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Tolerance and Successful Communication

An English Conversation

Level: Advanced


Bobby: I see you're beaming with all that smile in your face.

Stacy: Yap. Steve has promoted me this week. I'm thrilled and at the same time surprised.

Bobby: Wow! What an improvement. You've had lots of communication issues with Steve.

Stacy: Well. He's supposed to be a good boss, but very bossy. That bothered me so much.

Bobby: I know you complained a lot about his communication style: he's always right.

Stacy: Yeah. He's still the same man but the difference is he's doing better because I'm more tolerant of his shortcoming.

Bobby: You said it, dear. You've changed. We can't change people but can change ourselves. The ways we look at things.

Stacy: I actually took a course in human relations. I couldn't believe what I've learned in this course.

Bobby: What did you learn?

Stacy: Mostly, I'm responsible for the outcomes of my communications with others.

Bobby: That's true. Do you know better now why you and Steve stepped on each other's toe?

Stacy: I think so. I've a better insight into why I couldn't tolerate Steve's bossiness, the always- right-attitude. He made me feel like I don't count, I'm worthless but he's important.

Bobby: How do you feel now?

Stacy: I'm doing much better after this course. I've learned how to deal with my negative feelings right on the spot.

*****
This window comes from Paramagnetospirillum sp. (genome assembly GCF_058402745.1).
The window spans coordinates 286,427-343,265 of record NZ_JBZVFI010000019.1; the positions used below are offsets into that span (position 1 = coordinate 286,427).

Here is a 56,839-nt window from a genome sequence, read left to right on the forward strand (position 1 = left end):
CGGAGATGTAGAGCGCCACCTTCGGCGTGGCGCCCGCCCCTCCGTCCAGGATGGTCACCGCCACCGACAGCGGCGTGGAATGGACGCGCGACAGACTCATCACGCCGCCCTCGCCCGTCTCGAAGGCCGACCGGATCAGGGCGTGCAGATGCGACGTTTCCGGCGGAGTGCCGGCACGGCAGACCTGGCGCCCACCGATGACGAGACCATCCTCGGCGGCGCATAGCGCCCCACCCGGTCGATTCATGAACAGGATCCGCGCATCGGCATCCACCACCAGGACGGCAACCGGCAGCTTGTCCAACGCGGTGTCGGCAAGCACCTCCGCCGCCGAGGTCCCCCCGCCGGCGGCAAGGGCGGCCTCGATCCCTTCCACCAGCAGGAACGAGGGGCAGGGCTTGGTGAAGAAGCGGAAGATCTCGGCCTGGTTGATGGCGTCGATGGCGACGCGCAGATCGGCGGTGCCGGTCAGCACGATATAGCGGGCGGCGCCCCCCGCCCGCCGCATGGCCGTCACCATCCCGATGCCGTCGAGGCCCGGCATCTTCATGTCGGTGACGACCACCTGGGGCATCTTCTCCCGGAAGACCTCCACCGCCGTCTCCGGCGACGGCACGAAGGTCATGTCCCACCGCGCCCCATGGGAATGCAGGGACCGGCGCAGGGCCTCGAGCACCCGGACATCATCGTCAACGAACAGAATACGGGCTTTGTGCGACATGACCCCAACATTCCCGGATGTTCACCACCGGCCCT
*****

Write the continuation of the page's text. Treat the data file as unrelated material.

Bobby: How do you deal with your negative emotions?

Stacy: Remember we talked about listening with empathy before, I just couldn't listen to him with empathy; although I tried hard but failed every time he sounded obnoxious. Then I just put him in his place.

Bobby: Do you mean you're now listening to him with empathy?

Stacy: Yes, I do. I've grown more tolerant of his bossy-I-know-it-all nonsense, because I understand my own feelings better.

Bobby: Your emotional intelligence is at work, honey.

Stacy: Yap. You know all that. Right?

Bobby: I heard about the EQ a while ago and learned about it quite a bit. It helped me improve my relations with my clients as well.

Stacy: Actually, the course I took was based on this core concept, the EQ. Only after reaching a certain level of understanding my own emotions, I was more able to tolerate Steve.

Bobby: You're saying you understand your own feelings when you're dealing with him. But is that all?

Stacy: Of course not, I've more self-confident when dealing with him now.

Bobby: But, you also understand him better. Don't you?

Stacy: Yes, I believe so. Because I've improved my self-confidence, I do this when he steps on my toe: I remind him gently he's talking again on top of me and he doesn't hear what I'm saying.

Bobby: He made you feel worthless. Because you can understand your own feelings why you feel angry and can cope with your own negative feelings, you're tolerant of him now.

Stacy: Very much so. Because I've grown out of this feeling of self-worthlessness, I'm more tolerant of him.

Bobby: That's the key. Understand your emotions as wells as your partner's. As a result of this two-way understanding, we become more tolerant. Then, we can keep anger at check.